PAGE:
Taking a closer look at Diamond Select’s JL Animated Batman statue

I didn’t grow up on the Justice League animated series, but I do have a great deal of appreciation for it. It has my favorite “heavy hitter” JL lineup, including Johnny over Hal, Martian Manhunter, and Hawkgirl. I love the multi-part episodes focusing on different team members, too. It’s great.

Diamond Select Toys has put out a lot of cool DC animated stuff over the years, but it’s been a little while since we’ve seen any resin statues (busts, as much as I love them, don’t count). That all changed at last year’s New York Comic Con, where DST showed off their upcoming Justice League Trinity—not in the more common Gallery PVC line, but as part of the resin Premier Collection. Batman finally hit stores recently, and DST was kind enough to send one to Batman News for review. So let’s have a closer look!

A mostly-faithful reproduction

One of the few things I dislike about the Justice League series is what they did with Batman’s cowl. Why do the ears have to flare out and sweep back? Even Bob Kane refined his Batman away from the flare, so it feels like a step back, at least to my tastes. As you can see above, the statue actually leaves this particular design element out. That makes it a better fit for my tastes, but as a reproduction of what was on the series, it falls short. If you’re looking for complete faithfulness to the series, it maybe looks a little closer to Unlimited, which isn’t nearly as flared.

The rest of the suit is essentially on point, from the bat symbol, to the belt, to the gauntlets and boots. The blue accents—meant to replicate the highlights used on black design elements in the series—look a little strange, but it’s not a huge liability, at least not in my opinion. The overall profile of the statue is quite nice, and I actually appreciate the simplicity of the base—I think simplicity is usually the best option for any Timmverse collectible.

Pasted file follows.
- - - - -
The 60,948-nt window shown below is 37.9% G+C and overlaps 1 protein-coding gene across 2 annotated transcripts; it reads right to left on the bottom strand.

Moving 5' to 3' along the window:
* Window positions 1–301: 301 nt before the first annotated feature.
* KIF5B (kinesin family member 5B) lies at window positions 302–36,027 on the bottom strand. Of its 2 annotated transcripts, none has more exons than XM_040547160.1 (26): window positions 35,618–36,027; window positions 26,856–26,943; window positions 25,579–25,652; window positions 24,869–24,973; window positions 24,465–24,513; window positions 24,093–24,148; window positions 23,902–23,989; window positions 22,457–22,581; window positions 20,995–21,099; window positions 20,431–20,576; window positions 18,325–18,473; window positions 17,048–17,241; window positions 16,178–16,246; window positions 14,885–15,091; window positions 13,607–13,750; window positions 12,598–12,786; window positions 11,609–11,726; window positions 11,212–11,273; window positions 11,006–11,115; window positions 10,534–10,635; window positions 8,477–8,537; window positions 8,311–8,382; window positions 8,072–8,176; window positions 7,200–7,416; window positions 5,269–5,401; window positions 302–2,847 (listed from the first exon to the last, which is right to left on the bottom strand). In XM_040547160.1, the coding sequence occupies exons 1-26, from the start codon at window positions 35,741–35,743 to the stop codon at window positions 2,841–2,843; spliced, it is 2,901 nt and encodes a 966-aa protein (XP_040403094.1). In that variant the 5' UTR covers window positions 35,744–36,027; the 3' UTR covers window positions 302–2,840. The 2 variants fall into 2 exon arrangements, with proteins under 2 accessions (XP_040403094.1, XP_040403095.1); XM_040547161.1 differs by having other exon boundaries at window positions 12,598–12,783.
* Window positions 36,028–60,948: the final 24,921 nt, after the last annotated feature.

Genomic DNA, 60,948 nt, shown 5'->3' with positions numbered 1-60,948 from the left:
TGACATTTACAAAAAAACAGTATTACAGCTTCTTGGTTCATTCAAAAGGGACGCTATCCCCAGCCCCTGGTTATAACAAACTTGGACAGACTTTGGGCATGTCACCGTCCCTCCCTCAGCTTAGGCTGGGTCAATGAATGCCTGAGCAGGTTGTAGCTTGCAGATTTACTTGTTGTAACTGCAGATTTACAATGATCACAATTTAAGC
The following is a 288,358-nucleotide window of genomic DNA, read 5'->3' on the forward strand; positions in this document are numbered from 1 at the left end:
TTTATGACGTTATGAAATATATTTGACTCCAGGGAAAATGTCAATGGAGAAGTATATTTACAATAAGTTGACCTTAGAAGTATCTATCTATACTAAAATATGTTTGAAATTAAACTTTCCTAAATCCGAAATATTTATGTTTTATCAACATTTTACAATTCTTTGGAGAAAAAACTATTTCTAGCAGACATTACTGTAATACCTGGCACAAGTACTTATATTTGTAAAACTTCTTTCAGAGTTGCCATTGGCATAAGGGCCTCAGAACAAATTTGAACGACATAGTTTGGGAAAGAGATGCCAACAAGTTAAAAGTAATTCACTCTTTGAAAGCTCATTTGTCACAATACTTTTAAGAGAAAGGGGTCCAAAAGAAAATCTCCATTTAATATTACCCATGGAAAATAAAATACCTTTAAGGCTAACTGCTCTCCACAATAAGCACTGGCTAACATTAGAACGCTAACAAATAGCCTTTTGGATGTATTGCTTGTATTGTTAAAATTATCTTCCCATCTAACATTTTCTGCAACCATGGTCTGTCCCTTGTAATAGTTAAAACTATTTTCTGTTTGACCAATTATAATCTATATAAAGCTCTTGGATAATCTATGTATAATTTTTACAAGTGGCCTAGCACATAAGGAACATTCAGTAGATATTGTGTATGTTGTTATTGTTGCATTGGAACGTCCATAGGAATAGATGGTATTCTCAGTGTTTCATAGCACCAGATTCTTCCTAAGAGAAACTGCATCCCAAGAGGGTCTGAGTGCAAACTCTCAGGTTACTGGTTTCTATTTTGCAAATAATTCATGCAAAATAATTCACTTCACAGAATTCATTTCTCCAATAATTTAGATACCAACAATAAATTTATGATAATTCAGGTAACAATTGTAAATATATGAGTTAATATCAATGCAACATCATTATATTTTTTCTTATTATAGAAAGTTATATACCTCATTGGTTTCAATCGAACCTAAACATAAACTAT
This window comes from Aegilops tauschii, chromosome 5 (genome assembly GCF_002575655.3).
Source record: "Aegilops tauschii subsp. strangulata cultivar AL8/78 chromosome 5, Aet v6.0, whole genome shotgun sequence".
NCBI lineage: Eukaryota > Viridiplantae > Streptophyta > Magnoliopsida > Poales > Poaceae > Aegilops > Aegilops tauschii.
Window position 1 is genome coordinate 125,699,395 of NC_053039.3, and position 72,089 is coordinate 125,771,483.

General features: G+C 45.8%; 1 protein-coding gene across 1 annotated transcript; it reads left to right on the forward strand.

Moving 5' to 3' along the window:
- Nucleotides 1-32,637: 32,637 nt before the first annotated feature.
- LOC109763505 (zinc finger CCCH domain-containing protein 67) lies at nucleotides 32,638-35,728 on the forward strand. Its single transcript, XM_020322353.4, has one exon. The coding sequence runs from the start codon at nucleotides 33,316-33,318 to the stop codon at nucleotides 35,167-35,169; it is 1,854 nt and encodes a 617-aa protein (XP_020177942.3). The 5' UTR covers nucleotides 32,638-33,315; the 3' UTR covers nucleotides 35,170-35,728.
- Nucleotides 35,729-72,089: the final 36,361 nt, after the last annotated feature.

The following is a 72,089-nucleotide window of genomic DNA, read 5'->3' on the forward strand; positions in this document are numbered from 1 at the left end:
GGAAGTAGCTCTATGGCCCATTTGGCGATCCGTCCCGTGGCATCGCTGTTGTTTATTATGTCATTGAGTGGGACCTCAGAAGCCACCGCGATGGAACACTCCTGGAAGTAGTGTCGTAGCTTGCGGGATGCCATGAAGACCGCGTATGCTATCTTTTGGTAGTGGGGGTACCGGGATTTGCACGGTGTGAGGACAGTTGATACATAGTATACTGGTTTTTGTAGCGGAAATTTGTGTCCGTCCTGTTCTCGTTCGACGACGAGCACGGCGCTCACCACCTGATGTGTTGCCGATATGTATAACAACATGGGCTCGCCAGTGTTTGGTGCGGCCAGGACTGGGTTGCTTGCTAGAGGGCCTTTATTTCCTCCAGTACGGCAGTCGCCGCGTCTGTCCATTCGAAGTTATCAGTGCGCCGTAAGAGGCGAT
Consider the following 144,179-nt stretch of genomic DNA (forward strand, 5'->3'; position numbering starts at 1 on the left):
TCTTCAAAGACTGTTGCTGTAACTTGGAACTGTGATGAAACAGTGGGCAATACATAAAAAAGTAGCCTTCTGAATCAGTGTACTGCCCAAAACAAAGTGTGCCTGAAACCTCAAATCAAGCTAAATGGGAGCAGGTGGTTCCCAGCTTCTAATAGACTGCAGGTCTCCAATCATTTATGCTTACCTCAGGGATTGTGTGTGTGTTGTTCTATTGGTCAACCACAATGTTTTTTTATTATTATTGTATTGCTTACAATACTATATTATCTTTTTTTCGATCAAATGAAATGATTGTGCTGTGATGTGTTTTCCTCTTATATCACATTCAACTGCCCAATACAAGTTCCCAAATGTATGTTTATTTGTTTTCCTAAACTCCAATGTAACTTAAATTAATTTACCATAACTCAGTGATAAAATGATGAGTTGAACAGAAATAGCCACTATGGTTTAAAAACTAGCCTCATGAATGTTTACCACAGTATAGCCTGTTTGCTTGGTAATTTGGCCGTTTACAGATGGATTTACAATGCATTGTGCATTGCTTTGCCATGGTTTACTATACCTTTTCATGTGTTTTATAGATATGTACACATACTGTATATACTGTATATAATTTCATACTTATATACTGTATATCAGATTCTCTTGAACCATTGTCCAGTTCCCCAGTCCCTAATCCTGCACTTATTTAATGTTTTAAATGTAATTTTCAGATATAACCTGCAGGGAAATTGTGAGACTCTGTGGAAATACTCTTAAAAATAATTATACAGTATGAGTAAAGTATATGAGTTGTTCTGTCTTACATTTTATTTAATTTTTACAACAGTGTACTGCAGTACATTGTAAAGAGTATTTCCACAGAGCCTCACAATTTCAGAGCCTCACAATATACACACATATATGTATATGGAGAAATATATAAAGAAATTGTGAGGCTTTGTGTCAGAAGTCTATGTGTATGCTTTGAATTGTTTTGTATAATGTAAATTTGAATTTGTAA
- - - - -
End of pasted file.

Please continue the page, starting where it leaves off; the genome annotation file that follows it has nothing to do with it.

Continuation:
The biggest downside to this statue—which is the biggest downside to most Diamond Select collectibles—is the rough paint application where different colors meet. You can see it with skin color on the part of the cowl that meets the face, or where gauntlets and boots meet the suit. You can’t see these things from far away, but if you spend $150 (or $130 on Amazon right now) on a statue, you can be forgiven for expecting it to have nice paint lines.


Paint lines and cowl faithfulness aside, this is a pretty sweet statue. I wouldn’t pay $150 for it, or even the $130 that you can find it for online now, but if you manage to find one for closer to $100, I’d say go for it.


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